Terms are linguistic units which characterise a specific topic
domain. Not only the automatic extraction of terms is a challenging
task, but also their manual definition and identification. This raises
the question whether there is a common, natural understanding of what
constitutes a term, and to what extent this term is associated to a
domain. We have developed a number of resources for terminology
extraction, as presented below.
Laypeople Study on Term AnnotationDifferently to previous annotation studies, we collected judgements of laypeople, rather than experts, and specify on analysing their (dis-)agreements on common assumptions and core issues in term identification: the word classes of terms, the identification of ambiguous terms, and the relations between complex terms and possibly included subterms. To ensure a broad understanding of term identification, we designed four different tasks to address the granularities of term concepts, and we performed all annotations across four different domains in German: diy, cooking, hunting, chess.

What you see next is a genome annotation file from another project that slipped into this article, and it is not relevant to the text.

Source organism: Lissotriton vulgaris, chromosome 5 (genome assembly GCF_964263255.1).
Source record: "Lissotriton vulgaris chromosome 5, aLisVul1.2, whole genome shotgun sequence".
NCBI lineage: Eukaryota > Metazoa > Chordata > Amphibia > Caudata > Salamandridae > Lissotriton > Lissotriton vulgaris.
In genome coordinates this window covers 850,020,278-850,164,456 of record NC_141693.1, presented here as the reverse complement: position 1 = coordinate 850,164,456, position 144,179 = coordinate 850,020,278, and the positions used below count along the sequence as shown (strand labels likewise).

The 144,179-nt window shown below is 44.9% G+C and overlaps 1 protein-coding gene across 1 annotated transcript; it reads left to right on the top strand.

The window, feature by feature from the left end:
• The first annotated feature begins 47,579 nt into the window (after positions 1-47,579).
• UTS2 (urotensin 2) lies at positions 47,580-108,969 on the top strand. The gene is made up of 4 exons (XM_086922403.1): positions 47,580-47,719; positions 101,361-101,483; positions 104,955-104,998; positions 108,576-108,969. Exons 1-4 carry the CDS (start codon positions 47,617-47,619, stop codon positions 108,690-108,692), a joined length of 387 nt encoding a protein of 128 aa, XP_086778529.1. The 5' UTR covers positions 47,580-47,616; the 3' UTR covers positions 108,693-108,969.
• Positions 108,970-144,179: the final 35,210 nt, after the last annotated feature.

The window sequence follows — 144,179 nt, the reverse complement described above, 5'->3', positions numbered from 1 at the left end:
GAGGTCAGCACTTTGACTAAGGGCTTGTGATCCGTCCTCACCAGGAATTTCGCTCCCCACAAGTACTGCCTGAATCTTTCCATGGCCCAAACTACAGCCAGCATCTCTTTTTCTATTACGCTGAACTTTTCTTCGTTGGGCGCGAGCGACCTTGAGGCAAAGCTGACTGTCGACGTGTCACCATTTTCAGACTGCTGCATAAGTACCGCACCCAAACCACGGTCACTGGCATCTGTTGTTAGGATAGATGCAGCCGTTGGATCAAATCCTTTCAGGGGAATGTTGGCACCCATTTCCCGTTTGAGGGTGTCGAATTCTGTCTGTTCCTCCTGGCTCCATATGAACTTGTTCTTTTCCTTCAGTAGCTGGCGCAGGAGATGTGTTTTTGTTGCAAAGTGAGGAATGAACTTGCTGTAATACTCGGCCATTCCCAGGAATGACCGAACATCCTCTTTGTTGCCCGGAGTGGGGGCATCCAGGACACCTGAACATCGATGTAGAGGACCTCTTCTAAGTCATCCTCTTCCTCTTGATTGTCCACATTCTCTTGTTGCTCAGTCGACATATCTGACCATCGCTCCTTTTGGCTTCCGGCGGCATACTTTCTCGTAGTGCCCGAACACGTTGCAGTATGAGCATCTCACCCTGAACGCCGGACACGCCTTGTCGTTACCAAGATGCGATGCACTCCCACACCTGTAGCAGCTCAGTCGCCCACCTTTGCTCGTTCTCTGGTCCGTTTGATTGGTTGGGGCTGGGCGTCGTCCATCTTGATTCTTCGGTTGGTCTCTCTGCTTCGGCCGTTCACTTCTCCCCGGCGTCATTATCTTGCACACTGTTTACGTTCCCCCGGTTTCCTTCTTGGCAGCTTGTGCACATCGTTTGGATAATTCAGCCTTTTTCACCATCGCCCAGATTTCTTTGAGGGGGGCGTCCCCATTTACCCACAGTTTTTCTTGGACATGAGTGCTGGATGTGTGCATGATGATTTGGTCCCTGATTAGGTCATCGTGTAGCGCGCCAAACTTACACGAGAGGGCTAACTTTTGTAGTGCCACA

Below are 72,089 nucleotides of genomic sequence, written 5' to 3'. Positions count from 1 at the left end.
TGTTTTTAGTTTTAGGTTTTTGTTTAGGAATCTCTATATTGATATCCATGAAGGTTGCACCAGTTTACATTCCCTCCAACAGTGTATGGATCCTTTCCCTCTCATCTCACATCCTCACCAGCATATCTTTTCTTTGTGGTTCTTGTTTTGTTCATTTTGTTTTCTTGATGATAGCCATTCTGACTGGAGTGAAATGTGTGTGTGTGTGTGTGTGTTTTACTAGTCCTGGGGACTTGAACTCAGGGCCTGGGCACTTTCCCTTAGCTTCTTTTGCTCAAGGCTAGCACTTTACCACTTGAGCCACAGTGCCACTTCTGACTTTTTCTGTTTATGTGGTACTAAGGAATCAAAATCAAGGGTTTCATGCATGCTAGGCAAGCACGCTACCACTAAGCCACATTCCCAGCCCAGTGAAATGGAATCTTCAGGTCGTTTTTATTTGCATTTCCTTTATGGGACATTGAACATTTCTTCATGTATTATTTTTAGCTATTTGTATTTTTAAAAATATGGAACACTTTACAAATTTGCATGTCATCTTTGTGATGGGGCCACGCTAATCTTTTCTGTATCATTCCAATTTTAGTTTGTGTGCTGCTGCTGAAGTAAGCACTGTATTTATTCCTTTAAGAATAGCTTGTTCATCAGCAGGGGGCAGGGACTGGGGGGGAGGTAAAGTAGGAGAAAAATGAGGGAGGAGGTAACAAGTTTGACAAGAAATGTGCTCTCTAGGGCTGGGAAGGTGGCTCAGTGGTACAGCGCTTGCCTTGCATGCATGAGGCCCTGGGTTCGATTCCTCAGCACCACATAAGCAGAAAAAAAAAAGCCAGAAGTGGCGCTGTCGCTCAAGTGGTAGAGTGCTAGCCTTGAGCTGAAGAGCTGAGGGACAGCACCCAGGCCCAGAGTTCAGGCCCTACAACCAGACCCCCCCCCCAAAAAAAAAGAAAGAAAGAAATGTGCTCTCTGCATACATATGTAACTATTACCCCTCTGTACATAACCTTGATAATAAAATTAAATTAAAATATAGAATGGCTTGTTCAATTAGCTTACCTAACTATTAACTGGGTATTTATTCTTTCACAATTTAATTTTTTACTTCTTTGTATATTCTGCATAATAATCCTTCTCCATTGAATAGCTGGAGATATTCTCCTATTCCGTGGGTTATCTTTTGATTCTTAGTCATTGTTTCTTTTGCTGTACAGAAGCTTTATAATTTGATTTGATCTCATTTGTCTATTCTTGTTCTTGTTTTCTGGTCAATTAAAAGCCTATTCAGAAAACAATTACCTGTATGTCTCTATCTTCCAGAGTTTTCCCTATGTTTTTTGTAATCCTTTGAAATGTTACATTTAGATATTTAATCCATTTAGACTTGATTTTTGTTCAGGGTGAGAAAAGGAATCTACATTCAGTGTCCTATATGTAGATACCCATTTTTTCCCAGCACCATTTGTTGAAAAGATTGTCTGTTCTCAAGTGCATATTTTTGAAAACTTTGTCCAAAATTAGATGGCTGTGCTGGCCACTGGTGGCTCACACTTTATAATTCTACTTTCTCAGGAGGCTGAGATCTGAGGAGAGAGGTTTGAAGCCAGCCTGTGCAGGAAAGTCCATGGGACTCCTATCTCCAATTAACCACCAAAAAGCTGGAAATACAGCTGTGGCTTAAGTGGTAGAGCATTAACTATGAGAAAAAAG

on how to obtain the data.
Anna Hätty, Sabine Schulte im Walde (2018a)
A Laypeople Study on Terminology Identification across Domains and Task Definitions
In: Proceedings of the 16th Annual Conference of the North American Chapter of the Association for Computational Linguistics: Human Language Technologies (NAACL-HLT). New Orleans, LA.
Fine-grained Compound Termhood Annotation
We consider term difficulty as part of a tier model for a term's strength of association to a domain. It should naturally align to the idea of a gradual increase of term specificity to the domain: The more difficult or specialised a term is, the more distinctive it is from general language and the more it is associated to a domain. If terms are both general and understandable, it is sometimes hard to distinguish them from general-language words. Thus, the more expert knowledge is needed to understand a term, the stronger it should be associated to a domain. In this dataset, we distinguish four tiers, according to which five human judges annotated 396 German compounds from the cooking domain.
See here on how to obtain the data.
Anna Hätty, Sabine Schulte im Walde (2018b)
Fine-grained Termhood Prediction for German Compound Terms using Neural Networks
In: Proceedings of the COLING Joint Workshop on Linguistic Annotation, Multiword Expressions and Constructions (LAW-MWE-CxG). Santa Fe, NM.